Clients Want Insured Investments
In the wake of the last year's financial collapse, insurance guarantees are in huge demand. In a recent six-month period, 58% of advisors said their clients have inquired about guaranteed investments, according to an August survey by Financial Research Corp., Boston.

In addition, the Federal Reserve's Flow of Funds report in June indicated that households have been moving significantly more of their assets to safety, and the majority went to Treasury securities, CDs and interest-bearing deposits.

But because of the low interest rates on CDs and bonds, many advisors are turning to insurance products with higher returns and principal guarantees. One example is variable annuities, where total assets in June were $1.2 trillion, up 11% from the first quarter of 2009, according to LIMRA. And second-quarter data showed a record high 59% of contracts elected a guaranteed lifetime withdrawal benefit rider.

With a guaranteed minimum withdrawal benefit, investors typically are guaranteed 5% of the principal or stepped-up principal value-depending on how the contract is structured-as annual lifetime income regardless of how the underlying investments perform.

But a principal guarantee is only as good as the financial strength of the insurance company backing it. A number of insurance companies have received ratings downgrades by A.M. Best. Additionally, total annual costs for a variable annuity with a guaranteed minimum withdrawal benefit can hit 300 basis points. 

Immediate annuities and deferred fixed annuities are also finding a growing market thanks to guaranteed payout rates of 5% to 9%. Combined market sales in the first half of 2009 were $63 billion, according to Beacon Research. That's a 39% jump over the year-earlier period. "The severity of the current recession . . . reignited customer concerns about their principal's safety, renewing interest in fixed and indexed annuities," says Scott Hawkins, analyst at Conning Research. "At the same time, the baby boomer generation is shifting focus from asset accumulation towards asset decumulation."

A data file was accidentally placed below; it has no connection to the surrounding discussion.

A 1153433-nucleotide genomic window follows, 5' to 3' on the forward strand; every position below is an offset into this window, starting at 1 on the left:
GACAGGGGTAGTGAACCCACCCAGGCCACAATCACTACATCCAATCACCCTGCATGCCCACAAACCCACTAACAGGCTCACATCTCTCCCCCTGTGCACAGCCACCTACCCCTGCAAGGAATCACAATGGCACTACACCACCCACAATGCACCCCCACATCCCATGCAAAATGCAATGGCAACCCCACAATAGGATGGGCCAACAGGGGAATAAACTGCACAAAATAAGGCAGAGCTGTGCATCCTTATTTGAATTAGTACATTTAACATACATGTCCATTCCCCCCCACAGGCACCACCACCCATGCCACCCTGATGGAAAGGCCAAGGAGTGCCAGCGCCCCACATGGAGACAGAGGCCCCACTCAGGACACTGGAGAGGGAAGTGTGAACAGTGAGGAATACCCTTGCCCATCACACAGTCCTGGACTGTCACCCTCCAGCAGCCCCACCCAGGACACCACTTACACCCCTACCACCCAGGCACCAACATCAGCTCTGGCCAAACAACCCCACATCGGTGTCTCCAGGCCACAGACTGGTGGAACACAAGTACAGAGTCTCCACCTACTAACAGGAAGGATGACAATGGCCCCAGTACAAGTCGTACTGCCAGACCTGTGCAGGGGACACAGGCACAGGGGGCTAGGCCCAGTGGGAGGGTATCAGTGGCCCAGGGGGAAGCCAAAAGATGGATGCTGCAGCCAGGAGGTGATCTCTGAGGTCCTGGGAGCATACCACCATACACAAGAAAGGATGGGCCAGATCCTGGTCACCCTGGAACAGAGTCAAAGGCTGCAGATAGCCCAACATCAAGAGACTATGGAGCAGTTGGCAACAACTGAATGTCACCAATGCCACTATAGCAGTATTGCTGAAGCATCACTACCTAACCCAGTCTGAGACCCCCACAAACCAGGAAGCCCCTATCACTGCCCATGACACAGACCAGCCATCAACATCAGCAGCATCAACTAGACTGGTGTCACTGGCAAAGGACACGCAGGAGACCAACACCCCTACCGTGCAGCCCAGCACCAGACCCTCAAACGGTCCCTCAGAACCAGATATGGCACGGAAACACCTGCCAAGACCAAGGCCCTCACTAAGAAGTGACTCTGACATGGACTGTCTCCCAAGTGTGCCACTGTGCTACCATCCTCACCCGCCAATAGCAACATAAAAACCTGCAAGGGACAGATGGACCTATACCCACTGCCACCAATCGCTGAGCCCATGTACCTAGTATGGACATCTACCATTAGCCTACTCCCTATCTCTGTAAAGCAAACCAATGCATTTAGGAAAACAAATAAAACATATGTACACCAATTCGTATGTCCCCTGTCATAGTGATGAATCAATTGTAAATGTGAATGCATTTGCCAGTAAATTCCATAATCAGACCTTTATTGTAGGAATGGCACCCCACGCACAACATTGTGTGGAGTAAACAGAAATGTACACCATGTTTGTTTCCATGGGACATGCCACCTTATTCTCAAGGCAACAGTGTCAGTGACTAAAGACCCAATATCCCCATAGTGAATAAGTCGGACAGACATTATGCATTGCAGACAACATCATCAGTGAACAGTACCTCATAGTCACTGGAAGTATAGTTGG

Some advisors have access to a new hybrid product called "stand alone living benefits" (SALBs), which are guaranteed income riders that can be applied to fee-based advisors' managed accounts.

Tamiko Toland, an analyst with New York-based Strategic Insight, says the insurance portion of the product is a contingent deferred annuity certificate, registered with the Securities and Exchange Commission.

Clients also can arrange for income to continue for a spouse. But these products aren't cheap: The annual charge for a SALB ranges from 85 to 260 basis points.

Companies offering these riders include Phoenix Companies, Nationwide Financial, Allstate Life Insurance Co. and Genworth Financial. They are available on broker-dealer platforms such as Lockwood Management, Envestnet, Genworth Financial and Morgan Stanley Smith Barney.
SALBs may have limits on how much investors can allocate to stocks. Nationwide's "Retirement Income Solutions" limits the stock allocation to 50% of assets. By contrast, Phoenix permits a 100% allocation.

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